Jesus, crucified for the wicked is the best proof that God loves us (Rom 5, 8). It is enough for us to gaze on him to believe and live forever.
It seems odd to me that the serpent that brings death is the sign of healing (Num 21, 4-9). But Jesus goes along with the that sign (medicine, too, takes poison, pharmakon, as cure). For he says that the serpent on the pole points to him as the Crucified One.
Yes, the teaching is that Jesus Crucified gives eternal life to those who gaze on him and believe in him. So, like the serpent, the one crucified is a sign of death and life. In other words, death is life and life, death.
And it is harder to believe such a statement than to believe what the first reading says. Namely, that loathsome deeds do not cry out for ruin but reinstatement. For God is rich in mercy; he saves us by his grace.
But paradoxes are part of Jesus’ teachings and life. They defy logic, yet they should not only puzzle us, but above all, should challenge us.
That is to say, they call us to be one with the poor who are rich, though. For theirs is God’s kingdom where order means to put things upside-down. There, the wretched in the eyes of the world are blessed.
The poor, yes, are more likely than most to see their utter need for God. That is why they take shelter in the Lord rather than trust princes (Ps 118, 9).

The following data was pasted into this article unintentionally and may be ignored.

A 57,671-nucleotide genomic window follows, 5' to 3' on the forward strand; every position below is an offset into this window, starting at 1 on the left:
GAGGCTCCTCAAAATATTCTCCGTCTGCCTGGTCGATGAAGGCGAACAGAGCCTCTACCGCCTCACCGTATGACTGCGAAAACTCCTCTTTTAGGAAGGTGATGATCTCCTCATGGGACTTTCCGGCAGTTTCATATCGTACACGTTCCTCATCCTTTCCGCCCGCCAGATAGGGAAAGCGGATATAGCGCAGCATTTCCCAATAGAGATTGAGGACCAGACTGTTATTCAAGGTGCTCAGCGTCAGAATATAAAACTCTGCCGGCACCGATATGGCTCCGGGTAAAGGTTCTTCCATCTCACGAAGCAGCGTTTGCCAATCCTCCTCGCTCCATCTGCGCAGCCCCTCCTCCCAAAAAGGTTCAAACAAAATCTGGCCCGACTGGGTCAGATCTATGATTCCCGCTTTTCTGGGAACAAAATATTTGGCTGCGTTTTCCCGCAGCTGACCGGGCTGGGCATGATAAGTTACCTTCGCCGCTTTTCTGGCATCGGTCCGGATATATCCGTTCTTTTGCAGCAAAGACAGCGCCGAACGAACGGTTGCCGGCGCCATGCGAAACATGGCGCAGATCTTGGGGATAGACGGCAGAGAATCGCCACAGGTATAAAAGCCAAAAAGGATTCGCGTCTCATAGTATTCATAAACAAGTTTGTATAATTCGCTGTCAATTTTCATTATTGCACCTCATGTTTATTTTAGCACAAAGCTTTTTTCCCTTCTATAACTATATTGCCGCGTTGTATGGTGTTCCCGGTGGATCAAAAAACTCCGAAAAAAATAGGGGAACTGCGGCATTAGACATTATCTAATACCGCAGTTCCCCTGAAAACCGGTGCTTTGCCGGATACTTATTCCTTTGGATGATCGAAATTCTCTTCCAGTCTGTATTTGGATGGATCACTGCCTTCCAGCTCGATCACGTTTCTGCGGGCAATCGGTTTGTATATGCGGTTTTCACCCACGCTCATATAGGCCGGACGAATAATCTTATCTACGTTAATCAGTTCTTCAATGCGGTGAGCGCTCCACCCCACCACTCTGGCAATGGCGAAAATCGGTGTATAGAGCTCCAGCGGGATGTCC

Hail to the cross of the Crucified, our only hope.
To be poor in a basic and radical way is to be, do and live as Jesus. And first of all, he is both man and God in a paradoxical way.
As man, Jesus is flesh that dies, is poor and weak. But as God, he is spirit that lives forever, is rich and mighty. He is poor, yet he makes us rich (2 Cor 8, 9). He knows no sin, but God makes him to be sin that we may be just (2 Cor 5, 21). Besides, he becomes a curse to win us blessing (Gal 3, 13-14).
In the light, then, of the paradoxes, there is great hope for us. For in Christ, our mortal flesh becomes immortal; flesh from the earth puts on the glory of heaven.
There is catch, of course: we have to be crucified first like the one who serves and gives his body up and sheds his blood for us (1 Jn 3, 16; 4, 11).
Lord Jesus Crucified, grant that we find our glory and humanness as we follow to serve the poor (SV.EN III:384). As we live like you to die like you, as we hide in you and be full of you (SV.EN I:276). Thus, your love that spills over cannot but show in us.
14 March 2021
Fourth Sunday of Lent (B)
2 Chron 36,14-16. 19-23; Eph 2, 4-10; Jn 3, 14-21